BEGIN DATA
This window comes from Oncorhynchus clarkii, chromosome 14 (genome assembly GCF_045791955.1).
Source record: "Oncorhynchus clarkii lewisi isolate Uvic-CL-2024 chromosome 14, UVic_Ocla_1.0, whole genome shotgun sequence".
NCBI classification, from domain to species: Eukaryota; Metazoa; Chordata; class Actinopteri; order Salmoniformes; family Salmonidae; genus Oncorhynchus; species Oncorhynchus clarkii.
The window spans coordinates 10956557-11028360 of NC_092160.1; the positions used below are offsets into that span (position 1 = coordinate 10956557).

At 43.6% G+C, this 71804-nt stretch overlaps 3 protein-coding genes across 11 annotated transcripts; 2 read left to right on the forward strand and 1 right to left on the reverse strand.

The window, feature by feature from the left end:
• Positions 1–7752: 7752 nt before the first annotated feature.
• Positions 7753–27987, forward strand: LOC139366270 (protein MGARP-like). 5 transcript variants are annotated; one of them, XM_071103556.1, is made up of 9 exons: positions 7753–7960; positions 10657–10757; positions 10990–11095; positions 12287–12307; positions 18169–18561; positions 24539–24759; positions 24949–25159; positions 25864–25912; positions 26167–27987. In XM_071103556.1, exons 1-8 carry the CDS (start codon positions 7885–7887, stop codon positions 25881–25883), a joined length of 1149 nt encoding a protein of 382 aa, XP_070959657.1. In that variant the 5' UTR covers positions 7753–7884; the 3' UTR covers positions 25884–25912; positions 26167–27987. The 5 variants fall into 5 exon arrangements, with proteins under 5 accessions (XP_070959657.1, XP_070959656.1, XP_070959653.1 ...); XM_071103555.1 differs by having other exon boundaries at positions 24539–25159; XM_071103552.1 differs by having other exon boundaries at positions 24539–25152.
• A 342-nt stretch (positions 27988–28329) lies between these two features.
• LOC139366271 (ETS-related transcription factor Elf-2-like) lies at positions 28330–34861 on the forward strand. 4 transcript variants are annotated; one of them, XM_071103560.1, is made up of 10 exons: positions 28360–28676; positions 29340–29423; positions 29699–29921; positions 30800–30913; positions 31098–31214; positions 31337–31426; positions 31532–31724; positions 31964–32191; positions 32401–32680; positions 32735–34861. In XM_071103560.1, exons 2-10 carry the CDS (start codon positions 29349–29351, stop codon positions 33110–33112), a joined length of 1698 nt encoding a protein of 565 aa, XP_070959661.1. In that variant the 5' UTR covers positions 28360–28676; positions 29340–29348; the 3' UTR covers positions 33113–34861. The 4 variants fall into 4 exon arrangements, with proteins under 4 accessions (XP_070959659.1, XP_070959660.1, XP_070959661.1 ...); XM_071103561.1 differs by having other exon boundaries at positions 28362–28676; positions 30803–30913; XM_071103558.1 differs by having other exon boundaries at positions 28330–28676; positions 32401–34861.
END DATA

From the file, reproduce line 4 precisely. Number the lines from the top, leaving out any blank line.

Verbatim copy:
The window spans coordinates 10956557-11028360 of NC_092160.1; the positions used below are offsets into that span (position 1 = coordinate 10956557).